4) What for do you do that? Isn't it kind of the reason why Android runs these apps, including the browsers, in their own sandboxed environments so that even if you visited a bad host, your system itself can't be compromised outside of what you may submit to the webpage yourself [i.e. phishing]?

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Dear BlackSun,

 

Thank you for your feedback and interest in our security solutions.

 

I'll make sure to discuss your questions with our developer team so that I can get you some statements on these topics as detailed as possible.

 

I'll be back soon, please just let me know if I can assist in the meanwhile.

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Hello BlackSun,

 

Thank you for your patience.

 

As for when exactly Emsisoft Mobile Security performs automatic scans, it scans on install and on update for every installed app.

 

Signatures, as in information the file / app comes with, like .exe files do / can on Windows, too?

So, we're not talking checksums here, are we?

Malicious apps are identified based on md5 and some info from android manifest, the scan result database is in the cloud.

 

1) How does EMS check for potentionally malicious activity / hosts in the browsers traffic, then?

Just the URLs / Domains / IPs, or certain content of traffic itself, too? And, locally against its own regularly updating database, or against a cloud database?

We are scanning the URLs using the cloud database, we do not scan the contact of the traffic.

 

2) If so, how is communication being managed with that cloud db, what exactly is being submitted, any URL-parameters included in there, for example?

What about encryption on that traffic, because how else do you guarantee third parties won't be able to peek in there, either? Is it secure?

All requests are HTTPS and authenticated and we send the entire URL to the cloud as there might be domains partial infected.

 

3) Do you guys keep tabs on visited domains or any kind of metadata, yourself? Logging anything?

No, there is no logging.

 

4) What for do you do that? Isn't it kind of the reason why Android runs these apps, including the browsers, in their own sandboxed environments so that even if you visited a bad host, your system itself can't be compromised outside of what you may submit to the webpage yourself [i.e. phishing]?

 I'm not sure if I understand the whole question but I guess you named one of the reasons on your own. Also personally I would mean, in general even if my car features an airbag I wouldn't want to miss ESP :)

 

Hope my reply can be helpful for you. Let me know if I can assist any further.

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Thomas Ott wrote: "Also personally I would mean, in general even if my car features an airbag I wouldn't want to miss ESP"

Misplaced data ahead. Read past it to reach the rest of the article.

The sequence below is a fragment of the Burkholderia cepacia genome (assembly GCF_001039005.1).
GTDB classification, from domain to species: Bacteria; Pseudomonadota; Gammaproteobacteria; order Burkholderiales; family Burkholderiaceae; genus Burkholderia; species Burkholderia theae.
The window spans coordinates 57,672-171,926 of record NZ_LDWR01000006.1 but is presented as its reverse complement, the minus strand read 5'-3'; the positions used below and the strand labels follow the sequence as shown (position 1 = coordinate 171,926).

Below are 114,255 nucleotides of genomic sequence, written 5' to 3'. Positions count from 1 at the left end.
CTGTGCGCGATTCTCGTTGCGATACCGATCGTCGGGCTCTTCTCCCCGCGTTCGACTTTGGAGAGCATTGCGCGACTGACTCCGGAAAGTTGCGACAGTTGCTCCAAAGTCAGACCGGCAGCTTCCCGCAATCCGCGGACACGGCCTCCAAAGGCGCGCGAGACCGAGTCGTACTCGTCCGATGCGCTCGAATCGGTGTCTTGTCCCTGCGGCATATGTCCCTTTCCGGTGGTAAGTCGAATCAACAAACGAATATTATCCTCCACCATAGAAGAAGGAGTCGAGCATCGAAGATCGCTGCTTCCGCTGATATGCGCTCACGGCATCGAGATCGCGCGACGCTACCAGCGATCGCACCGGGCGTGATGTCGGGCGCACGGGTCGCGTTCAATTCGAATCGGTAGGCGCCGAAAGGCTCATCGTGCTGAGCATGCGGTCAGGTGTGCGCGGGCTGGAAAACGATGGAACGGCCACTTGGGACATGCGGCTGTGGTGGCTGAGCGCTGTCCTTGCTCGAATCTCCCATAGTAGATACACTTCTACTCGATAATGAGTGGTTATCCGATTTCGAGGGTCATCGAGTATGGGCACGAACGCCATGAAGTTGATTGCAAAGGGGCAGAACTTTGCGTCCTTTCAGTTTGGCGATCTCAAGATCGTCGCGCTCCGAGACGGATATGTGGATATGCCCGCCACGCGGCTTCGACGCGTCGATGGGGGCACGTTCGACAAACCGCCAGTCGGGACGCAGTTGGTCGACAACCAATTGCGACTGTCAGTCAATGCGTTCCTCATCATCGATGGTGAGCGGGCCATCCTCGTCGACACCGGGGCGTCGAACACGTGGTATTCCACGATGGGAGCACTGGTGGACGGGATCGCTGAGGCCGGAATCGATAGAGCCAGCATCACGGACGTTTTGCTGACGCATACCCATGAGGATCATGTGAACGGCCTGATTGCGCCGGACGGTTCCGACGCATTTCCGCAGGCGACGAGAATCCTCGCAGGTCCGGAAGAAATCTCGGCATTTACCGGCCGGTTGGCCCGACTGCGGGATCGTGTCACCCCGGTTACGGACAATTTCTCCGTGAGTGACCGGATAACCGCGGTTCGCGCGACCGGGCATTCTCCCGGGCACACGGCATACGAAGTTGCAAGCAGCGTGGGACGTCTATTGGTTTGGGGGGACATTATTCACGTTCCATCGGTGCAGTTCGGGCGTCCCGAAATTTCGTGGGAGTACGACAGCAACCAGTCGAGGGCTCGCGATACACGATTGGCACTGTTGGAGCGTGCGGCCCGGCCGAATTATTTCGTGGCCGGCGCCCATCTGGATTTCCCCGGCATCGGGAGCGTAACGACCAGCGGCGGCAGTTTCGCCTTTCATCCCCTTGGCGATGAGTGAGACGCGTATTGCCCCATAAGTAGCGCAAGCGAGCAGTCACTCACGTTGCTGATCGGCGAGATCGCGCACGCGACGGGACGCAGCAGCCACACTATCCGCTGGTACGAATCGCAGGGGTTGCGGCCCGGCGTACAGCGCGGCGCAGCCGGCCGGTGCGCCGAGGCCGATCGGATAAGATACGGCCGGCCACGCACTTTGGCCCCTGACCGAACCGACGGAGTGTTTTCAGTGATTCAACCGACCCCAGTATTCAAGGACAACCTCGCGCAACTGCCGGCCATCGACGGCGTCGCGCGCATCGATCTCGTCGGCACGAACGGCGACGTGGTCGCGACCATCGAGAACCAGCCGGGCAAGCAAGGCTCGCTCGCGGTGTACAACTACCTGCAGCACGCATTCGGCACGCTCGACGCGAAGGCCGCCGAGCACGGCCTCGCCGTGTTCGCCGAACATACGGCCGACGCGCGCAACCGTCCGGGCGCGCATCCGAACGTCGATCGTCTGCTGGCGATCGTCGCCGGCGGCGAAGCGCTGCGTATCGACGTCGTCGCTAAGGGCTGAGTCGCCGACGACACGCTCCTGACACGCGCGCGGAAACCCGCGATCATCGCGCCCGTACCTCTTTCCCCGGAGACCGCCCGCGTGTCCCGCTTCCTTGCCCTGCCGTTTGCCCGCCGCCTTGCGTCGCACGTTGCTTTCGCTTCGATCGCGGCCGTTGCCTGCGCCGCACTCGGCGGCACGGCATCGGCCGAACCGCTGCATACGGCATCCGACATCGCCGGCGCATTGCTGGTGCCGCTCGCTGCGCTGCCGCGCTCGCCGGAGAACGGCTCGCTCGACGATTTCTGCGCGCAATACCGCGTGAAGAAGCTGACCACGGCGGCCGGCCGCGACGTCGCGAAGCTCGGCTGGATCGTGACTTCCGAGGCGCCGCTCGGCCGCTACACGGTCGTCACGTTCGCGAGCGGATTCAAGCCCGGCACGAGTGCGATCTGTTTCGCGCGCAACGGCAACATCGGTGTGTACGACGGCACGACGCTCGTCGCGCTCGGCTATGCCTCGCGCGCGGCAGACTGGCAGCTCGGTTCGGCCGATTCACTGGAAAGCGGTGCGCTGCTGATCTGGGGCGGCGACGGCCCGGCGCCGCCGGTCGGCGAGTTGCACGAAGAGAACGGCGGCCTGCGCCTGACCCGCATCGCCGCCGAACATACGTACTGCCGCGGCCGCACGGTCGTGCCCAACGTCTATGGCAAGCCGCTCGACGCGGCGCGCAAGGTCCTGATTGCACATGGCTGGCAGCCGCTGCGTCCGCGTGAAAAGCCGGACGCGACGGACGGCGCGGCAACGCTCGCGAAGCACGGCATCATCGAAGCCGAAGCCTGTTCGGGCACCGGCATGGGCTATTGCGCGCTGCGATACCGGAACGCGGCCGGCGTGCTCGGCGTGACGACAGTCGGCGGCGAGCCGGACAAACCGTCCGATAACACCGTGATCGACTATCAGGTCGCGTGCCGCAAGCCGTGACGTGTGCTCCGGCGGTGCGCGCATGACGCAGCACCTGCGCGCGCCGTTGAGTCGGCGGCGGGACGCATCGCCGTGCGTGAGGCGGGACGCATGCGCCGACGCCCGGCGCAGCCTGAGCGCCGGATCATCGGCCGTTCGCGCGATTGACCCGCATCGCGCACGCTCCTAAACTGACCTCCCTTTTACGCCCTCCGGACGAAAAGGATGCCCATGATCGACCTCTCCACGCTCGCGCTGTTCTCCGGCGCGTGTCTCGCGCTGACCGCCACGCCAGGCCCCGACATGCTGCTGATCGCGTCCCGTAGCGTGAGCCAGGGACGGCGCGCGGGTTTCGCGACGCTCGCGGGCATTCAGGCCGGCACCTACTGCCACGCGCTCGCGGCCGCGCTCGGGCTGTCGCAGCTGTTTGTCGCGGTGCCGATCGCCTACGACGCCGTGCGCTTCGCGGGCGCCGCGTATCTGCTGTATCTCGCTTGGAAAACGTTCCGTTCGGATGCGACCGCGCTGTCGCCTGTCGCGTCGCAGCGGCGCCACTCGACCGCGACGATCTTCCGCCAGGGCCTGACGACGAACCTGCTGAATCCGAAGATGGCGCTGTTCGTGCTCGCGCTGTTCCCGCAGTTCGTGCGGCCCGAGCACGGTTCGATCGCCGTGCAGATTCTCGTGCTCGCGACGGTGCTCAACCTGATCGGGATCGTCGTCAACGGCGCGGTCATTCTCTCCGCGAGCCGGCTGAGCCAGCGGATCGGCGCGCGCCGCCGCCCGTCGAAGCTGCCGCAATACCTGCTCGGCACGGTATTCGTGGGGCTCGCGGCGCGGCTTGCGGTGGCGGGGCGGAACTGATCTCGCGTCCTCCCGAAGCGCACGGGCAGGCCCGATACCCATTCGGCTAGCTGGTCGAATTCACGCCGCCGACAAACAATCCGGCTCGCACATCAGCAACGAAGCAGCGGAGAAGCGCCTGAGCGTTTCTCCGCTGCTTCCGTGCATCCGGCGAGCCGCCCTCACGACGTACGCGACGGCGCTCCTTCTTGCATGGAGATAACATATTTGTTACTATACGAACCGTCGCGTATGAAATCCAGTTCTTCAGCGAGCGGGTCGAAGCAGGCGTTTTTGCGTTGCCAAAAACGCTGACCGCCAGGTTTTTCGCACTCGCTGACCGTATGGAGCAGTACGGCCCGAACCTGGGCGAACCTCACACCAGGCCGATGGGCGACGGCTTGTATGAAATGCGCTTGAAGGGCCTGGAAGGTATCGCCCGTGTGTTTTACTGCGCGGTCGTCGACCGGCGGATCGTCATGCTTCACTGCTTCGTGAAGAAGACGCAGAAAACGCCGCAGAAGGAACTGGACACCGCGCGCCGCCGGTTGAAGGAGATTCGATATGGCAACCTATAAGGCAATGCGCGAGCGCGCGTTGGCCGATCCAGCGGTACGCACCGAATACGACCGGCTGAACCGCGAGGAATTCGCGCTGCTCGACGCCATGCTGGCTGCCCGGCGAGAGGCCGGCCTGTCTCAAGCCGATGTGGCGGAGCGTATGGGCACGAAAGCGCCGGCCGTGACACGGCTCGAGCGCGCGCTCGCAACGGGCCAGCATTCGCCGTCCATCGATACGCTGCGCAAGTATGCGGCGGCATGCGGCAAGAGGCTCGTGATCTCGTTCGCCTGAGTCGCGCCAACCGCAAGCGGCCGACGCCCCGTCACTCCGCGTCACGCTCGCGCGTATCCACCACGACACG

What's "ESP" in this context?

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Hi JeremyNicoll,

 

Sorry for bringing in more confusion/complexity than necessary.

 

I just wanted to compare it with "security layers" if you want. With ESP (electronic stability program) in this sentence I just meant the feature in cars also called dynamic stability control (DSC).

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Hello BlackSun,

 

Thank you for your patience.

 

As for when exactly Emsisoft Mobile Security performs automatic scans, it scans on install and on update for every installed app.

 

Malicious apps are identified based on md5 and some info from android manifest, the scan result database is in the cloud.

 

We are scanning the URLs using the cloud database, we do not scan the contact of the traffic.

 

All requests are HTTPS and authenticated and we send the entire URL to the cloud as there might be domains partial infected.

 

No, there is no logging.

 

 I'm not sure if I understand the whole question but I guess you named one of the reasons on your own. Also personally I would mean, in general even if my car features an airbag I wouldn't want to miss ESP :)

 

Hope my reply can be helpful for you. Let me know if I can assist any further.

 

Thanks for the answer!

So, Apps are being checked by checksums, against an up-to-date cloudside DB to check for any known bad apples.

While surfing, not just domain names but complete URLs are being checked against a cloudside DB.

All of this EMS-traffic is utilizing secure HTTPS, and not a bit of data is being logged and collected by you guys.

 

That's what I'm getting from this - that correct so far?

 

Now, while all the cool features in cars are definitely a nice thing, in some cases it has led to reckless driving and underestimation of dangerous situations. That's, of course, up to each individual driver, but what do companies expect if they advertise the "accident-proof car"? That's why I'd rather have the, or at least some, specifics of how things work, what they can and especially what they cannot do - both with cars, and software.

 

Because, what the software cannot do is, doing any real-time monitoring of what an app is doing while it is running. That app won't be able to break free from its sandbox either, though, so that's in Androids hands. From what I've gathered though, it is possible for an app to check on in- and outgoing traffic from other apps (and possibly the system)? So, there are no apps out there that, say, simply don't "support" having their traffic looked into by such "other apps" like EMS, for example?

 

As a customer, I really appreciate companies explaining in detail what their products can do, and why I would want to have that magic working for me. With blanket statements however, I get really suspicious and sometimes, can't resist to dig some more. Just a little piece of feedback, maybe I just didn't see the features of EMS advertised clearly enough somewhere. :)

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Dear BlackSun,

 

Thank you for your feedback, you are very welcome.

 

What you said is correct, as for real-time monitoring it is not possible because of the Android environment.

 

You cannot do anything more than checking how much is going in or out or if at all, however that is what traffic monitor apps do and wouldn't increase security.

 

If I can assist any further please do not hesitate to contact me.